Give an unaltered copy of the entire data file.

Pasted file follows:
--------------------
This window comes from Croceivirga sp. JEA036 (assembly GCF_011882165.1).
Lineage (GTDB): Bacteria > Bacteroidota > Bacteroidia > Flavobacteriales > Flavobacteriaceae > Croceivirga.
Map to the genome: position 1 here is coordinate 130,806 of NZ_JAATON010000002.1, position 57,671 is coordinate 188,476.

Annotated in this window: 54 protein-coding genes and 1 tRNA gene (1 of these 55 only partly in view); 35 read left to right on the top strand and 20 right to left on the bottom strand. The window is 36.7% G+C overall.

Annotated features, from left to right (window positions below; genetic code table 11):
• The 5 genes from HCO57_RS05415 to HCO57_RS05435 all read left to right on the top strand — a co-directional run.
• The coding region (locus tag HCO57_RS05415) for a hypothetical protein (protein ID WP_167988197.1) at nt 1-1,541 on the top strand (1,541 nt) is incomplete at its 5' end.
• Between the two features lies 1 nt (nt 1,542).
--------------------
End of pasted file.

This window comes from Croceivirga sp. JEA036 (assembly GCF_011882165.1).
Lineage (GTDB): Bacteria > Bacteroidota > Bacteroidia > Flavobacteriales > Flavobacteriaceae > Croceivirga.
Map to the genome: position 1 here is coordinate 130,806 of NZ_JAATON010000002.1, position 57,671 is coordinate 188,476.

Annotated in this window: 54 protein-coding genes and 1 tRNA gene (1 of these 55 only partly in view); 35 read left to right on the top strand and 20 right to left on the bottom strand. The window is 36.7% G+C overall.

Annotated features, from left to right (window positions below; genetic code table 11):
• The 5 genes from HCO57_RS05415 to HCO57_RS05435 all read left to right on the top strand — a co-directional run.
• The coding region (locus tag HCO57_RS05415) for a hypothetical protein (protein ID WP_167988197.1) at nt 1-1,541 on the top strand (1,541 nt) is incomplete at its 5' end.
• Between the two features lies 1 nt (nt 1,542).